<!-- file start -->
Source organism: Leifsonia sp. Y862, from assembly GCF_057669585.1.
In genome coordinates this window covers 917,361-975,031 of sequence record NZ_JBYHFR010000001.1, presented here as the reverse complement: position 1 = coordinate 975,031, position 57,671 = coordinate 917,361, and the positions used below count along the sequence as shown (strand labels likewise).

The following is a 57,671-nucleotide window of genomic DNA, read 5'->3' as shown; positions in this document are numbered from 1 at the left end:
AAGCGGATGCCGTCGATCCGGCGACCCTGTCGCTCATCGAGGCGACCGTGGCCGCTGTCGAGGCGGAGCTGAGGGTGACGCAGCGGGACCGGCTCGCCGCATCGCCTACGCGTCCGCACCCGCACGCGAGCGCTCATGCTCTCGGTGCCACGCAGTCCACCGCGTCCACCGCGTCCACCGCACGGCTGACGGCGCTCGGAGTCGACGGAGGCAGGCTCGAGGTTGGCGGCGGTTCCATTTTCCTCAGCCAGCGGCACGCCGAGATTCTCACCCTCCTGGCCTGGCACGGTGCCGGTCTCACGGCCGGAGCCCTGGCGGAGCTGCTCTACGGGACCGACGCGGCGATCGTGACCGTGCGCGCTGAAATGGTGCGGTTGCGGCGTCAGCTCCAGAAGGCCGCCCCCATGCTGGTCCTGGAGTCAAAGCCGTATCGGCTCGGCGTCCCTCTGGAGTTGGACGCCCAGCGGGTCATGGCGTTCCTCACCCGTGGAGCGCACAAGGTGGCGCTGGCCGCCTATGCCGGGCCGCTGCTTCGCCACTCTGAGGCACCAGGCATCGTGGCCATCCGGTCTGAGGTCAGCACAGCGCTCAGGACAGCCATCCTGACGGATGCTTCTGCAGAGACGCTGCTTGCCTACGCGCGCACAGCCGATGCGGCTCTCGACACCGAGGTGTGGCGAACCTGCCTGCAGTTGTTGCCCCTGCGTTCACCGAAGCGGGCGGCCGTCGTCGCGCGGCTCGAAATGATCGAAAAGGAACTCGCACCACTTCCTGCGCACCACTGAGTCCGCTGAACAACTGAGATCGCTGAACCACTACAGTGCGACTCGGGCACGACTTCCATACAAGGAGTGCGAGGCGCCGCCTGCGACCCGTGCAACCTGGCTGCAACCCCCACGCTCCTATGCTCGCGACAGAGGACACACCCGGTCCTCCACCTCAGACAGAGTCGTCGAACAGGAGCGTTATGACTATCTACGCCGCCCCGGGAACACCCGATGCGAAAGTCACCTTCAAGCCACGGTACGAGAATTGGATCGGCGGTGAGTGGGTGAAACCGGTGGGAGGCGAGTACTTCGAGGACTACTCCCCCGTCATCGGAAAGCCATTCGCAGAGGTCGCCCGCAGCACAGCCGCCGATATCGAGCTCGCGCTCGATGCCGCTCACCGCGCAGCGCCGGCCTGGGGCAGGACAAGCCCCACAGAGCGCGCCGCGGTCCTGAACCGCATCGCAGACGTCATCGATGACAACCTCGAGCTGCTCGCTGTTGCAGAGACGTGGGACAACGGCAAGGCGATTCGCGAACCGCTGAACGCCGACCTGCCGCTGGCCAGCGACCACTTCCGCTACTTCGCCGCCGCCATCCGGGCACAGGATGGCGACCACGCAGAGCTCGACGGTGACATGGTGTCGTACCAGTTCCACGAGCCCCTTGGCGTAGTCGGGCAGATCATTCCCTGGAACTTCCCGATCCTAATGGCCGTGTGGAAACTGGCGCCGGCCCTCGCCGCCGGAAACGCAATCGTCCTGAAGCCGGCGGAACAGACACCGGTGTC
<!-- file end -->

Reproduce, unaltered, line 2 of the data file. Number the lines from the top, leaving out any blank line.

In genome coordinates this window covers 917,361-975,031 of sequence record NZ_JBYHFR010000001.1, presented here as the reverse complement: position 1 = coordinate 975,031, position 57,671 = coordinate 917,361, and the positions used below count along the sequence as shown (strand labels likewise).